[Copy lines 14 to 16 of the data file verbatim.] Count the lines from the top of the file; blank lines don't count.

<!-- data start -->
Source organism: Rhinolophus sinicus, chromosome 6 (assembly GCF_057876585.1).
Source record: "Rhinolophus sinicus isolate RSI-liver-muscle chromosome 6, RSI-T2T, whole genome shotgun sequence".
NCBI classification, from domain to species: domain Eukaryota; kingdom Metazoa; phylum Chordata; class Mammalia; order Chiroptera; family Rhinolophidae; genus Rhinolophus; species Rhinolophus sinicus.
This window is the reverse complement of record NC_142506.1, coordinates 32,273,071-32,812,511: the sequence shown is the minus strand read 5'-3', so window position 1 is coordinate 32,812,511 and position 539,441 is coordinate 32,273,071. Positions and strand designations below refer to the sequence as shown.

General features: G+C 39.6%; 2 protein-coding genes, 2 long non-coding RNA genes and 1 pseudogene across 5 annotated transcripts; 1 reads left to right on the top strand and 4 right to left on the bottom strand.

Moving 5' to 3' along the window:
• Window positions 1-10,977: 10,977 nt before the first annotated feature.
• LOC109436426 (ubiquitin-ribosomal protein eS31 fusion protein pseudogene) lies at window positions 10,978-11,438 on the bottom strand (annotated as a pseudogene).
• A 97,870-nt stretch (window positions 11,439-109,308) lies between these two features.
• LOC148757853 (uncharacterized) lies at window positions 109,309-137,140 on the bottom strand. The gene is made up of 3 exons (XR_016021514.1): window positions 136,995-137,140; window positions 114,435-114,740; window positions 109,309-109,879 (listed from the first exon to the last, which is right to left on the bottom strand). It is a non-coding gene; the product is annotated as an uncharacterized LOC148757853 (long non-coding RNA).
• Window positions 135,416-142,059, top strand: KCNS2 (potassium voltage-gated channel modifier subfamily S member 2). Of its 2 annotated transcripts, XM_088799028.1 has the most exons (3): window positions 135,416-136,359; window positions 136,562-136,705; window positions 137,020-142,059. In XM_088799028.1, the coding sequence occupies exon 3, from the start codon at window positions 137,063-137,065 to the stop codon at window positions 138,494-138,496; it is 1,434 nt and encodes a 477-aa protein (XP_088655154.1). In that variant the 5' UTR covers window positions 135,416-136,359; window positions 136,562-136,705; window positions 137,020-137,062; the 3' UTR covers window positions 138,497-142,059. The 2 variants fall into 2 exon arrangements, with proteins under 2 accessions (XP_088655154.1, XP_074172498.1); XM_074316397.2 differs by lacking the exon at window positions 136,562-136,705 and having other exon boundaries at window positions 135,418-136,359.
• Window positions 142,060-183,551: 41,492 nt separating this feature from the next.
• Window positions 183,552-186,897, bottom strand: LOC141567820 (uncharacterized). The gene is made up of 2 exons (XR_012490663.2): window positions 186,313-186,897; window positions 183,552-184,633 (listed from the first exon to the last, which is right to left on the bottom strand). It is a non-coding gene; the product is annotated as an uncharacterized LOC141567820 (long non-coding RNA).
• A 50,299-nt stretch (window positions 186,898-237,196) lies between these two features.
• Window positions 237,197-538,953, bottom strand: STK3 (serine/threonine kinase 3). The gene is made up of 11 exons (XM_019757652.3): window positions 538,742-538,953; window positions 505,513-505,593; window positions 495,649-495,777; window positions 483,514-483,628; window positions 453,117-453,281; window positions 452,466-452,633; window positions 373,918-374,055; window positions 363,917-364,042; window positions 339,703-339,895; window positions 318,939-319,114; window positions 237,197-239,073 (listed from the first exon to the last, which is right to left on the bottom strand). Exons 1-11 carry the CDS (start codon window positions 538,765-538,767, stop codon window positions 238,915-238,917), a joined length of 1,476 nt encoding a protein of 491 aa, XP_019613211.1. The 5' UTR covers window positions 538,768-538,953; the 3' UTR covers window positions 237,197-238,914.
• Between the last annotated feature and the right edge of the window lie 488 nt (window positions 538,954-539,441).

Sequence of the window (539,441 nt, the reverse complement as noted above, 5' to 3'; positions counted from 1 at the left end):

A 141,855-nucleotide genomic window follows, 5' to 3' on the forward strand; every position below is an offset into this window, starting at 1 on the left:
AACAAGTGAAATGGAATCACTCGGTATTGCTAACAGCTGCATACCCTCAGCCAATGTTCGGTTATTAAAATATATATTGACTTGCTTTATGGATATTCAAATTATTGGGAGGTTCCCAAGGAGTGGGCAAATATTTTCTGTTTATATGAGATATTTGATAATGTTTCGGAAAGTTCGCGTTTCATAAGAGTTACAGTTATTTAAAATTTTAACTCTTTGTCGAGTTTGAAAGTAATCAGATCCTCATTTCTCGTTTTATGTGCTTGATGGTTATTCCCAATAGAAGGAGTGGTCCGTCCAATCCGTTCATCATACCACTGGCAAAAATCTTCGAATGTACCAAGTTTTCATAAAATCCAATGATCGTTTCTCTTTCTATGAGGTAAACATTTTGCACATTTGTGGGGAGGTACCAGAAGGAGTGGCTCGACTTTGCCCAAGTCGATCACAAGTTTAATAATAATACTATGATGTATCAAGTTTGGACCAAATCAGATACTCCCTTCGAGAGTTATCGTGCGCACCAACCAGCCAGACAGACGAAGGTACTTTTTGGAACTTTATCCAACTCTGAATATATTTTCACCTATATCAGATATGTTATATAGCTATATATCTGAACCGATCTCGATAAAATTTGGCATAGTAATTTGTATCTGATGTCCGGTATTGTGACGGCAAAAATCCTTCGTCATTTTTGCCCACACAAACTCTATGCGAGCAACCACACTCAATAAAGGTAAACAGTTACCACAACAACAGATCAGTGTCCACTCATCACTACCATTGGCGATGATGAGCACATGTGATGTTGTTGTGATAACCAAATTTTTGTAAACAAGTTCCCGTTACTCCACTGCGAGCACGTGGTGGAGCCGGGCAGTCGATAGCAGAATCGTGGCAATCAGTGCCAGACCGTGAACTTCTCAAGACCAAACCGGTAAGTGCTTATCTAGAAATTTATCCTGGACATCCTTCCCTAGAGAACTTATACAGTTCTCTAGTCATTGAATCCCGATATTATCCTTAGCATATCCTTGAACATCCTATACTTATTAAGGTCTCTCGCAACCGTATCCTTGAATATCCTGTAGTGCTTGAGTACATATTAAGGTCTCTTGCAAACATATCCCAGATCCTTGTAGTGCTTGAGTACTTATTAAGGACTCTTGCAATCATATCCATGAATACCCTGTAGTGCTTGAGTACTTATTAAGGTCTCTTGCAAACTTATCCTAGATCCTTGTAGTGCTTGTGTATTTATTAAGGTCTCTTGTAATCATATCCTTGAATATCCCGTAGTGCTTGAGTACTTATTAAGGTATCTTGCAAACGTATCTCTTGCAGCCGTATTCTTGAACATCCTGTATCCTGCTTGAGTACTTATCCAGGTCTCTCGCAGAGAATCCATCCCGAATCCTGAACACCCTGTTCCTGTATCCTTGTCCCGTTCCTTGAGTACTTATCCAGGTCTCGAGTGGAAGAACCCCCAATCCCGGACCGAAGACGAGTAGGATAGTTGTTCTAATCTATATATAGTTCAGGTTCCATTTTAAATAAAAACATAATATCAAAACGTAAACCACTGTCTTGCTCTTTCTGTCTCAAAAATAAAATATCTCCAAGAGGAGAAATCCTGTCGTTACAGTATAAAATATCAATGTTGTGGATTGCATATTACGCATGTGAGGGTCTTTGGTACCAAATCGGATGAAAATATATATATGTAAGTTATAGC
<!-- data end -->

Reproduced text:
• A 50,299-nt stretch (window positions 186,898-237,196) lies between these two features.
• Window positions 237,197-538,953, bottom strand: STK3 (serine/threonine kinase 3). The gene is made up of 11 exons (XM_019757652.3): window positions 538,742-538,953; window positions 505,513-505,593; window positions 495,649-495,777; window positions 483,514-483,628; window positions 453,117-453,281; window positions 452,466-452,633; window positions 373,918-374,055; window positions 363,917-364,042; window positions 339,703-339,895; window positions 318,939-319,114; window positions 237,197-239,073 (listed from the first exon to the last, which is right to left on the bottom strand). Exons 1-11 carry the CDS (start codon window positions 538,765-538,767, stop codon window positions 238,915-238,917), a joined length of 1,476 nt encoding a protein of 491 aa, XP_019613211.1. The 5' UTR covers window positions 538,768-538,953; the 3' UTR covers window positions 237,197-238,914.
• Between the last annotated feature and the right edge of the window lie 488 nt (window positions 538,954-539,441).